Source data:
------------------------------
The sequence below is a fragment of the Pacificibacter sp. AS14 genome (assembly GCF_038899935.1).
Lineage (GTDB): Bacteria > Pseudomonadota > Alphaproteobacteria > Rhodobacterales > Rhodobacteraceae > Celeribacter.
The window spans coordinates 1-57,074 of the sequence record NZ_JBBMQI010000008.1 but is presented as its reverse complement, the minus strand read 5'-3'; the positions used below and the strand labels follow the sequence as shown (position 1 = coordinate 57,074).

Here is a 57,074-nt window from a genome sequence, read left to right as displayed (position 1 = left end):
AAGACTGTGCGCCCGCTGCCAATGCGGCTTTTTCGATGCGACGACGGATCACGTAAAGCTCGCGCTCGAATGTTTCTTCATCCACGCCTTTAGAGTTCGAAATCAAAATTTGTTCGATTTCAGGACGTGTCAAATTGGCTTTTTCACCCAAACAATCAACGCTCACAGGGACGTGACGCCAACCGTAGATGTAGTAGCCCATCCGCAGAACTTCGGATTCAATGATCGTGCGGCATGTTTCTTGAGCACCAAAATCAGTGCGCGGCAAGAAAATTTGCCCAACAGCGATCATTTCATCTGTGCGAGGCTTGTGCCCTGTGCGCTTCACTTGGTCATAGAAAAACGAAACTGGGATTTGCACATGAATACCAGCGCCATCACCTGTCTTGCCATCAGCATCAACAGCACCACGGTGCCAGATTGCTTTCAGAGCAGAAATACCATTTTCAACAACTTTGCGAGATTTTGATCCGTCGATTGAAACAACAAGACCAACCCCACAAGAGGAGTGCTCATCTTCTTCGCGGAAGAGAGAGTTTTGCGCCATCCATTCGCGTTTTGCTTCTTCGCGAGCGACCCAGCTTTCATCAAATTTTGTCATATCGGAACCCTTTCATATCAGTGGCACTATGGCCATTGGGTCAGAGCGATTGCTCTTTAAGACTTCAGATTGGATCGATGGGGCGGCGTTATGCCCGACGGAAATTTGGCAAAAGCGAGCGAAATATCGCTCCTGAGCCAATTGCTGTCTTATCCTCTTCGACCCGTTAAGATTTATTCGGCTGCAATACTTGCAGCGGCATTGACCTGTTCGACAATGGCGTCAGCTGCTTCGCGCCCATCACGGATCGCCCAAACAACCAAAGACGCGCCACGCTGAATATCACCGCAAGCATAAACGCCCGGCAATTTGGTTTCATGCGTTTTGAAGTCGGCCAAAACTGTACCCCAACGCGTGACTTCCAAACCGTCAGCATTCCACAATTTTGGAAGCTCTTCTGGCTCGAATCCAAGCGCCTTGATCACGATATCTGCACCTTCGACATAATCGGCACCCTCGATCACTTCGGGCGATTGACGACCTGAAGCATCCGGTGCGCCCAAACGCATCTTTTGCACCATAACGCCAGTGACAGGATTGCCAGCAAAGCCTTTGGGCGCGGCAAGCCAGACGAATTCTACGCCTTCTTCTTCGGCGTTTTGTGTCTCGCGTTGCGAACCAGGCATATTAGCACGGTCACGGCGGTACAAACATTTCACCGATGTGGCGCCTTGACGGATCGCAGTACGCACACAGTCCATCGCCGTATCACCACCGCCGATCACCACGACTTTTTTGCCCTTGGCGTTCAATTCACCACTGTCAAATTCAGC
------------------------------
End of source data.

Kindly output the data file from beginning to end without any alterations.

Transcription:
The sequence below is a fragment of the Pacificibacter sp. AS14 genome (assembly GCF_038899935.1).
Lineage (GTDB): Bacteria > Pseudomonadota > Alphaproteobacteria > Rhodobacterales > Rhodobacteraceae > Celeribacter.
The window spans coordinates 1-57,074 of the sequence record NZ_JBBMQI010000008.1 but is presented as its reverse complement, the minus strand read 5'-3'; the positions used below and the strand labels follow the sequence as shown (position 1 = coordinate 57,074).

Here is a 57,074-nt window from a genome sequence, read left to right as displayed (position 1 = left end):
AAGACTGTGCGCCCGCTGCCAATGCGGCTTTTTCGATGCGACGACGGATCACGTAAAGCTCGCGCTCGAATGTTTCTTCATCCACGCCTTTAGAGTTCGAAATCAAAATTTGTTCGATTTCAGGACGTGTCAAATTGGCTTTTTCACCCAAACAATCAACGCTCACAGGGACGTGACGCCAACCGTAGATGTAGTAGCCCATCCGCAGAACTTCGGATTCAATGATCGTGCGGCATGTTTCTTGAGCACCAAAATCAGTGCGCGGCAAGAAAATTTGCCCAACAGCGATCATTTCATCTGTGCGAGGCTTGTGCCCTGTGCGCTTCACTTGGTCATAGAAAAACGAAACTGGGATTTGCACATGAATACCAGCGCCATCACCTGTCTTGCCATCAGCATCAACAGCACCACGGTGCCAGATTGCTTTCAGAGCAGAAATACCATTTTCAACAACTTTGCGAGATTTTGATCCGTCGATTGAAACAACAAGACCAACCCCACAAGAGGAGTGCTCATCTTCTTCGCGGAAGAGAGAGTTTTGCGCCATCCATTCGCGTTTTGCTTCTTCGCGAGCGACCCAGCTTTCATCAAATTTTGTCATATCGGAACCCTTTCATATCAGTGGCACTATGGCCATTGGGTCAGAGCGATTGCTCTTTAAGACTTCAGATTGGATCGATGGGGCGGCGTTATGCCCGACGGAAATTTGGCAAAAGCGAGCGAAATATCGCTCCTGAGCCAATTGCTGTCTTATCCTCTTCGACCCGTTAAGATTTATTCGGCTGCAATACTTGCAGCGGCATTGACCTGTTCGACAATGGCGTCAGCTGCTTCGCGCCCATCACGGATCGCCCAAACAACCAAAGACGCGCCACGCTGAATATCACCGCAAGCATAAACGCCCGGCAATTTGGTTTCATGCGTTTTGAAGTCGGCCAAAACTGTACCCCAACGCGTGACTTCCAAACCGTCAGCATTCCACAATTTTGGAAGCTCTTCTGGCTCGAATCCAAGCGCCTTGATCACGATATCTGCACCTTCGACATAATCGGCACCCTCGATCACTTCGGGCGATTGACGACCTGAAGCATCCGGTGCGCCCAAACGCATCTTTTGCACCATAACGCCAGTGACAGGATTGCCAGCAAAGCCTTTGGGCGCGGCAAGCCAGACGAATTCTACGCCTTCTTCTTCGGCGTTTTGTGTCTCGCGTTGCGAACCAGGCATATTAGCACGGTCACGGCGGTACAAACATTTCACCGATGTGGCGCCTTGACGGATCGCAGTACGCACACAGTCCATCGCCGTATCACCACCGCCGATCACCACGACTTTTTTGCCCTTGGCGTTCAATTCACCACTGTCAAATTCAGC